“Jane, there was something I wanted to tell you,” I said, in part to distract Jane’s attention from the critique.
“Yea, ok, like totally, what is it?”
“How would you feel if for a day out of every month I underwent a change… turned into somebody else…?”
“Yes… I guess, kind of like Superman…”
“Oh, please, honey, there’s no way, you’d ever turn into Superman.” She pointed at my bulging stomach with her eyes.
“Well… perhaps, not Superman… maybe more like into a dog…”
“Are you implying that you want to have an open marriage?”
“Open?… Marriage?… No, I didn’t say that.”
“No, ah-ah. I’m not having any of that. No.”
“No. I also believe in monogamy… That’s not what I was trying to say. I mean, if I actually became a dog… or maybe a wolf for a day every month…”
“I’m not cleaning up your crap! Don’t you have maids? Why would you even mention your doggy ways or whatever? What do I care?”
I considered making a new attempt to explain what I was getting at, but I never managed to voice it because it was apparent that she would definitely divorce me and get all of my money, and leave me in a nut house within a month of the marriage… even if she never found out that I was a werewolf. So, I dated some more, and had many one-night flings, but never attempted marriage or a relationship with a human.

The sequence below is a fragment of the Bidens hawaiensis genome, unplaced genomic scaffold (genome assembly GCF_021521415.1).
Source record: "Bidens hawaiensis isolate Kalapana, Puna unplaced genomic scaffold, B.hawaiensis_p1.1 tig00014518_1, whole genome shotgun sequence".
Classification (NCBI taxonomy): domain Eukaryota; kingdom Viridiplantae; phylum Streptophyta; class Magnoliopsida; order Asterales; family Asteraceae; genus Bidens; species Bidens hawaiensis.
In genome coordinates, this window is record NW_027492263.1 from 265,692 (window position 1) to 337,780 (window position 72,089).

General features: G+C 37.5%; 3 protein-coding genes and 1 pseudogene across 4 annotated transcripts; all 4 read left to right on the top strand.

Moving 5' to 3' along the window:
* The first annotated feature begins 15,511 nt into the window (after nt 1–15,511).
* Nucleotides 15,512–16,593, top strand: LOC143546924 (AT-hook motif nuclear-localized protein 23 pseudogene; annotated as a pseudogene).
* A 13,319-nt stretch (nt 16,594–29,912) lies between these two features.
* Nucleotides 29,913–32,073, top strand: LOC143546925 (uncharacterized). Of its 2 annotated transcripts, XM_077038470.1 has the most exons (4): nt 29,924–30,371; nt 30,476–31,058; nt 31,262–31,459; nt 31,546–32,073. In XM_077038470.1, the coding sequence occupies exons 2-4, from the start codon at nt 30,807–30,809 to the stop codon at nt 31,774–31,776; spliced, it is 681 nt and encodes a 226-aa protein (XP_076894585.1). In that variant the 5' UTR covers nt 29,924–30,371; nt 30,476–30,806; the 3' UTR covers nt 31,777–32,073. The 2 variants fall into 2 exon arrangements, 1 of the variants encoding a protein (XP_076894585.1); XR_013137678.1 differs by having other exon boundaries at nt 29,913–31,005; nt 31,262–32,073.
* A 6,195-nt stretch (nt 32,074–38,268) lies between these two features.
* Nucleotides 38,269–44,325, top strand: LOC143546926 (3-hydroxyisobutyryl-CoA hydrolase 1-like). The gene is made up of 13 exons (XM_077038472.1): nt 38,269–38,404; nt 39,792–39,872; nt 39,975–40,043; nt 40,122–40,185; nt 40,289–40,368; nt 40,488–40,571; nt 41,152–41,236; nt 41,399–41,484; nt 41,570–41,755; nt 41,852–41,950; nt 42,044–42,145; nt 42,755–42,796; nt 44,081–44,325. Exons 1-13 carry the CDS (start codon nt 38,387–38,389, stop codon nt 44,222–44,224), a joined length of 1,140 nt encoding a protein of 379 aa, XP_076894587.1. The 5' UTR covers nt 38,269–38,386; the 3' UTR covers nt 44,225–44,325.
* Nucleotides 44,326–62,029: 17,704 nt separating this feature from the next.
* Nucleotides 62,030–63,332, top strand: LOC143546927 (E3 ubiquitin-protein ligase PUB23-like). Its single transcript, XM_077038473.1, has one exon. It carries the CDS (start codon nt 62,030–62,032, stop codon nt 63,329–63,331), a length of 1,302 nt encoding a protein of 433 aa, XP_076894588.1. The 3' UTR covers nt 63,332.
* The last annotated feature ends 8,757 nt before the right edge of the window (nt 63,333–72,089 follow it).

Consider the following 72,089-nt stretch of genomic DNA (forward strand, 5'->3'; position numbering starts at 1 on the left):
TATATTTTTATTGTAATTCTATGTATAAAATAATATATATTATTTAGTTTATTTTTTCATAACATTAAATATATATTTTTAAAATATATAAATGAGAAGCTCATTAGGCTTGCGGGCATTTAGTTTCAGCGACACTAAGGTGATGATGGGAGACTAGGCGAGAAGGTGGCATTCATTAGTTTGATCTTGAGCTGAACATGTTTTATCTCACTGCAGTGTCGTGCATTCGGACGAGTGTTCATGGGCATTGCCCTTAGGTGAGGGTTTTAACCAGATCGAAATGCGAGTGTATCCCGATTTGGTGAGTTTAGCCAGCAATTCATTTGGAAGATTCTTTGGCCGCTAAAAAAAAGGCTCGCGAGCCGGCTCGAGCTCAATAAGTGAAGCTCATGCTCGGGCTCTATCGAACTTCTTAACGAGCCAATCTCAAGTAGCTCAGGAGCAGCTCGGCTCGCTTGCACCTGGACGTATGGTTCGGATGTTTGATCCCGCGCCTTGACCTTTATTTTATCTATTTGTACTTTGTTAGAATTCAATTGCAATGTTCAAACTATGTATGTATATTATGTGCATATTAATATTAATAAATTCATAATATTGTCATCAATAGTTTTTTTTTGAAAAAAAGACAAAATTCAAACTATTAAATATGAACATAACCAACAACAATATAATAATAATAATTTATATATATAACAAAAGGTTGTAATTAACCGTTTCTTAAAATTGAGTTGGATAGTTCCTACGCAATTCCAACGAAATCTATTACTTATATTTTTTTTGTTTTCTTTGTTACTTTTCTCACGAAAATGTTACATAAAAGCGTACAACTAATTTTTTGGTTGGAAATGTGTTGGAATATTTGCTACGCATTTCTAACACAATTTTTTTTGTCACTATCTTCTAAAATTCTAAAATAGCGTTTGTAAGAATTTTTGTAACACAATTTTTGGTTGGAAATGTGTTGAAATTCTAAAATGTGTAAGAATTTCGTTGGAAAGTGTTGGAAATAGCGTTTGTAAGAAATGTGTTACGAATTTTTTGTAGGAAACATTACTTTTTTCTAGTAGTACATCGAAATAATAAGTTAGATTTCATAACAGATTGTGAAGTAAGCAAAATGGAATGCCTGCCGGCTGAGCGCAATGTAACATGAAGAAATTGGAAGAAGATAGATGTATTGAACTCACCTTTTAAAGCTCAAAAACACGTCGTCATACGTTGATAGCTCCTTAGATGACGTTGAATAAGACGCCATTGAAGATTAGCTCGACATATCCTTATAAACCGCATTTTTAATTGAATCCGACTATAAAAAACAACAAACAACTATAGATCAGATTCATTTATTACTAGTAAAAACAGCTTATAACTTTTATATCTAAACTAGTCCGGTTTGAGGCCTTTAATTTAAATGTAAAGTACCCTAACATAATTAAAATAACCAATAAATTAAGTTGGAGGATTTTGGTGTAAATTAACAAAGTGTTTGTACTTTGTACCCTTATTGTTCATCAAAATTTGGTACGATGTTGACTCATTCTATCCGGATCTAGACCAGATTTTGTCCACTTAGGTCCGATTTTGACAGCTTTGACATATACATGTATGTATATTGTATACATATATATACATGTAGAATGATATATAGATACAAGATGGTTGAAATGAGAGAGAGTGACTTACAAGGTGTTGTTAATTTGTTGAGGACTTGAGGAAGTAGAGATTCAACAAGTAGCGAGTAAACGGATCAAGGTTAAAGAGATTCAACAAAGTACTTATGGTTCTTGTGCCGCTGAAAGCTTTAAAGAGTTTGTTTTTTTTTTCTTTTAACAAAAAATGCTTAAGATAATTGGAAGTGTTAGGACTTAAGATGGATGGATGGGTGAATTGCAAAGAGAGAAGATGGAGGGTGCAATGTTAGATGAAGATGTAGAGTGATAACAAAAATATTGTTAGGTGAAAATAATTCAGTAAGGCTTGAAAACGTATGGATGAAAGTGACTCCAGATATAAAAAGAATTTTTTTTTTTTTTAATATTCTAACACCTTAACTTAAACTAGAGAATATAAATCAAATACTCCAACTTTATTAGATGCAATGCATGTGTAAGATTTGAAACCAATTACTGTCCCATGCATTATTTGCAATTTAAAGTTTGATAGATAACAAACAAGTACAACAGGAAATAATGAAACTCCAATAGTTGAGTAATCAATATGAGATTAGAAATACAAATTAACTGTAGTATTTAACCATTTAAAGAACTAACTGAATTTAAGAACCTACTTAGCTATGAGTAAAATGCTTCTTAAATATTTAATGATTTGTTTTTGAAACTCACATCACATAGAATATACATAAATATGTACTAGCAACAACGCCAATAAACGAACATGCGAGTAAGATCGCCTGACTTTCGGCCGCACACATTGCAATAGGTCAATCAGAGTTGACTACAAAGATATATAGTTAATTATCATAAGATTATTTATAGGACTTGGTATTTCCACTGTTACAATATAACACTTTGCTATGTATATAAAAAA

Life flew by as most lives do, with a few variations, like the night I spent in a park on a full moon, attempting to be free as a wild wolf. I discovered on that occasion that I was a domesticated wolf, and that my condition did not come naturally with wolfish instincts. I saw a squirrel, but it jumped up a tree before I even had an urge to chase after it, and I certainly did not visualize it as dinner. So, I got progressively hungry across the day that followed until I ended up by the trashcans near the park’s showers building. I was sifting through the trash with my paws when a park ranger spotted me. He had a stun gun on him, and I barely managed to run yelping into the thicket to avoid the darts that he sent my way. I was running through the woods for many minutes before I stopped to look around. What saved me in that instance was that I left my shorts on for the day, feeling a bit self-conscious about nudity even when I looked like a wolf. The ranger was puzzled by the shorts just long enough to allow me to calculate his intentions and run away. I spent the night in the back of my pickup truck, for which I left the back open, just in case the wild was disappointing.